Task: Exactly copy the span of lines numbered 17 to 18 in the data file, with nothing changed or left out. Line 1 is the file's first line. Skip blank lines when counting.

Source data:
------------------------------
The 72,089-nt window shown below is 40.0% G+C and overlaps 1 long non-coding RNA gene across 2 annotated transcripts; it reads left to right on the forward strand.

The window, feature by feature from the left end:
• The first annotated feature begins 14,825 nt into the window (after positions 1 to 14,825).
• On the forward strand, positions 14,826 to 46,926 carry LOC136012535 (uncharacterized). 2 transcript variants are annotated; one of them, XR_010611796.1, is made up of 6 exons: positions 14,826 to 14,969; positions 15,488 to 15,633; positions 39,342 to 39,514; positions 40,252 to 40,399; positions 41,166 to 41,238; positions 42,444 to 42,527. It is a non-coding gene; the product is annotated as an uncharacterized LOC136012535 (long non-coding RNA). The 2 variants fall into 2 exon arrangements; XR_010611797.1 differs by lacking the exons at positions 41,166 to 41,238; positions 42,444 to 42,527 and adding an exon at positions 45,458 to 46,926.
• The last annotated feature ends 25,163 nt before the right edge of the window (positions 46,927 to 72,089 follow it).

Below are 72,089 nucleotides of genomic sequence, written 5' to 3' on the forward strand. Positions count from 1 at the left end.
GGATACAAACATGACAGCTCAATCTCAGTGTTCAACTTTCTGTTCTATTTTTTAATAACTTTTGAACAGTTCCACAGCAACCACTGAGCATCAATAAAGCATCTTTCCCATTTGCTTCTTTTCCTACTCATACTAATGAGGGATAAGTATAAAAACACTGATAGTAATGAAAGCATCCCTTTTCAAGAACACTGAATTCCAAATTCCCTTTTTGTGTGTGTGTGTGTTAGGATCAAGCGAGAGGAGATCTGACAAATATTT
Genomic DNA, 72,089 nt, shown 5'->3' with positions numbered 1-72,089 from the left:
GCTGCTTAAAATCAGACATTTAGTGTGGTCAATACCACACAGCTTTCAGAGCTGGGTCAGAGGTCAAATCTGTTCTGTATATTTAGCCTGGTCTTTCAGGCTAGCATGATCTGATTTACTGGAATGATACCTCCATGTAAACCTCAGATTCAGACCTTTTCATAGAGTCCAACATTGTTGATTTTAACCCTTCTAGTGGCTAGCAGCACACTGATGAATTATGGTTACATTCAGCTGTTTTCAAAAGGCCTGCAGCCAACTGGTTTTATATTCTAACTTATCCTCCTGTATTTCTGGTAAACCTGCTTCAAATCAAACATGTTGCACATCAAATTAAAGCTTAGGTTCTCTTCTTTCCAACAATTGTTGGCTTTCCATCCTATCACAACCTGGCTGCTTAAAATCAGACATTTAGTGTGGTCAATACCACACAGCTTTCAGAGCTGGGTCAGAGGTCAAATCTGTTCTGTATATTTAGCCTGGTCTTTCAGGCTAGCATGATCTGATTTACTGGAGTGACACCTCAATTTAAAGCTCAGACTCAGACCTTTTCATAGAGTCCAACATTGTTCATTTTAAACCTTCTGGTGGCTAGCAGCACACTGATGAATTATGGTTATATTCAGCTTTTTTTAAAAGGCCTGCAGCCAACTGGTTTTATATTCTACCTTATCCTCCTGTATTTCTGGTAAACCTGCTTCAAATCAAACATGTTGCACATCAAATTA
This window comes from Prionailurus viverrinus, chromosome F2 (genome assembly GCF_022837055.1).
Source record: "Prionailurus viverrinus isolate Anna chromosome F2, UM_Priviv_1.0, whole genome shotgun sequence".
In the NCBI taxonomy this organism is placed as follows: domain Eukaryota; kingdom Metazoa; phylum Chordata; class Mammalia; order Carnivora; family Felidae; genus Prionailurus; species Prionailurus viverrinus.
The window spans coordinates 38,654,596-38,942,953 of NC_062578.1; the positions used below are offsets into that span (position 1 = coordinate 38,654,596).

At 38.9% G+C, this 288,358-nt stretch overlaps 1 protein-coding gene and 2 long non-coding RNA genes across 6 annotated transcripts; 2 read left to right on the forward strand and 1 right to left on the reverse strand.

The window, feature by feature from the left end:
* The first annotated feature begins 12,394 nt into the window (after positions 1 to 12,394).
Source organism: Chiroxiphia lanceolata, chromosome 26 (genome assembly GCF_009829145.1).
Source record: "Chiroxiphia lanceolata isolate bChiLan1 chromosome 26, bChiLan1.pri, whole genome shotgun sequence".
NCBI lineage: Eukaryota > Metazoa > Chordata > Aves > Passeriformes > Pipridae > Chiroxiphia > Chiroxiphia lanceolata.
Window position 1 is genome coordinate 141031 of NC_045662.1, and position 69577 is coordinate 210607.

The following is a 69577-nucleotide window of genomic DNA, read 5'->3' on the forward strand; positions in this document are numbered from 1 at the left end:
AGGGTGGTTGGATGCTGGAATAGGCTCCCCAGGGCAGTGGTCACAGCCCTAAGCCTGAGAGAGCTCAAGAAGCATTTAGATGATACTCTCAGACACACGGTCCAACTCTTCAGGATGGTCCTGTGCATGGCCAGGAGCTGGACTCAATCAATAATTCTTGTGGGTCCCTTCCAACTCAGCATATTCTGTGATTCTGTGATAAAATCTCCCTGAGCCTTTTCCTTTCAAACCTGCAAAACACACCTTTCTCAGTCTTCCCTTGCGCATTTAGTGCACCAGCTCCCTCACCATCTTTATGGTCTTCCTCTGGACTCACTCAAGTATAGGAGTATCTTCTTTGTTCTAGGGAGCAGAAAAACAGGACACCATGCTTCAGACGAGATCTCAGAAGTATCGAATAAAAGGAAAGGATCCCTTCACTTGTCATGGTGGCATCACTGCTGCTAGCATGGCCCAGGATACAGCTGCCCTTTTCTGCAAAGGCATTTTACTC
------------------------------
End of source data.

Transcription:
Source organism: Chiroxiphia lanceolata, chromosome 26 (genome assembly GCF_009829145.1).
Source record: "Chiroxiphia lanceolata isolate bChiLan1 chromosome 26, bChiLan1.pri, whole genome shotgun sequence".